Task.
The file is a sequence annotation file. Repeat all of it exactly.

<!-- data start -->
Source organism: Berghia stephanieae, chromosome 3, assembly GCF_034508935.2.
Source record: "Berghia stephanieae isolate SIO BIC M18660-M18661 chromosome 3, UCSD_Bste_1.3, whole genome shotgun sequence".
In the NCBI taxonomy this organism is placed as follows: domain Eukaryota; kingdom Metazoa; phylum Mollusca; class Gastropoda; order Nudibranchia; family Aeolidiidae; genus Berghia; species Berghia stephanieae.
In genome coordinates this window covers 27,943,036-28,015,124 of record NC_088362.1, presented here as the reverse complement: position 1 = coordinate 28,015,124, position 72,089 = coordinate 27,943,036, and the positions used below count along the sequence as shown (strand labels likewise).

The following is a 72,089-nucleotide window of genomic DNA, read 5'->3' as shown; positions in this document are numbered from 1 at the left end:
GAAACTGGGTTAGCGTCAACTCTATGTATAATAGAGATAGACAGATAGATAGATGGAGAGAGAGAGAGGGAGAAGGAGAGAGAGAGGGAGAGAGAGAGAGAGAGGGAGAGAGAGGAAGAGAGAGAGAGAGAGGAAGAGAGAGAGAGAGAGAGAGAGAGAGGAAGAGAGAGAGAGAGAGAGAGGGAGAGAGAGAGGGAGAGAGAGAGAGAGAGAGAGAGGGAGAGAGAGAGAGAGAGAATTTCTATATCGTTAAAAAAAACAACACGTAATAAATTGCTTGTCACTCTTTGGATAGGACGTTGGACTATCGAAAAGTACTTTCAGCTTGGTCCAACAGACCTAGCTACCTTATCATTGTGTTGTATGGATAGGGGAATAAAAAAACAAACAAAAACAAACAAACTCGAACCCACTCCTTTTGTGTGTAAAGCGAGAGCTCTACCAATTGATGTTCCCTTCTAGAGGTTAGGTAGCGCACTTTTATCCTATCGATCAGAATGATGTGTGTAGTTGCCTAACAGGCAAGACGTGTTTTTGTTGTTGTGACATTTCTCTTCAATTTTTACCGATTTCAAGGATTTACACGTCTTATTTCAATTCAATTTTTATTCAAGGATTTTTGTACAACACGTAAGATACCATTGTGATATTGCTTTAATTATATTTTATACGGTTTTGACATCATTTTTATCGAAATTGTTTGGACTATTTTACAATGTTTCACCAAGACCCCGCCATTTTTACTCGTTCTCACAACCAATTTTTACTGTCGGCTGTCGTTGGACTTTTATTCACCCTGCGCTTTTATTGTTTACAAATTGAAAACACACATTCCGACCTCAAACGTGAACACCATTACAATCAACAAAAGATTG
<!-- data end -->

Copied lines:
Source organism: Berghia stephanieae, chromosome 3, assembly GCF_034508935.2.
Source record: "Berghia stephanieae isolate SIO BIC M18660-M18661 chromosome 3, UCSD_Bste_1.3, whole genome shotgun sequence".
In the NCBI taxonomy this organism is placed as follows: domain Eukaryota; kingdom Metazoa; phylum Mollusca; class Gastropoda; order Nudibranchia; family Aeolidiidae; genus Berghia; species Berghia stephanieae.
In genome coordinates this window covers 27,943,036-28,015,124 of record NC_088362.1, presented here as the reverse complement: position 1 = coordinate 28,015,124, position 72,089 = coordinate 27,943,036, and the positions used below count along the sequence as shown (strand labels likewise).

The following is a 72,089-nucleotide window of genomic DNA, read 5'->3' as shown; positions in this document are numbered from 1 at the left end:
GAAACTGGGTTAGCGTCAACTCTATGTATAATAGAGATAGACAGATAGATAGATGGAGAGAGAGAGAGGGAGAAGGAGAGAGAGAGGGAGAGAGAGAGAGAGAGGGAGAGAGAGGAAGAGAGAGAGAGAGAGGAAGAGAGAGAGAGAGAGAGAGAGAGAGGAAGAGAGAGAGAGAGAGAGAGGGAGAGAGAGAGGGAGAGAGAGAGAGAGAGAGAGAGGGAGAGAGAGAGAGAGAGAATTTCTATATCGTTAAAAAAAACAACACGTAATAAATTGCTTGTCACTCTTTGGATAGGACGTTGGACTATCGAAAAGTACTTTCAGCTTGGTCCAACAGACCTAGCTACCTTATCATTGTGTTGTATGGATAGGGGAATAAAAAAACAAACAAAAACAAACAAACTCGAACCCACTCCTTTTGTGTGTAAAGCGAGAGCTCTACCAATTGATGTTCCCTTCTAGAGGTTAGGTAGCGCACTTTTATCCTATCGATCAGAATGATGTGTGTAGTTGCCTAACAGGCAAGACGTGTTTTTGTTGTTGTGACATTTCTCTTCAATTTTTACCGATTTCAAGGATTTACACGTCTTATTTCAATTCAATTTTTATTCAAGGATTTTTGTACAACACGTAAGATACCATTGTGATATTGCTTTAATTATATTTTATACGGTTTTGACATCATTTTTATCGAAATTGTTTGGACTATTTTACAATGTTTCACCAAGACCCCGCCATTTTTACTCGTTCTCACAACCAATTTTTACTGTCGGCTGTCGTTGGACTTTTATTCACCCTGCGCTTTTATTGTTTACAAATTGAAAACACACATTCCGACCTCAAACGTGAACACCATTACAATCAACAAAAGATTG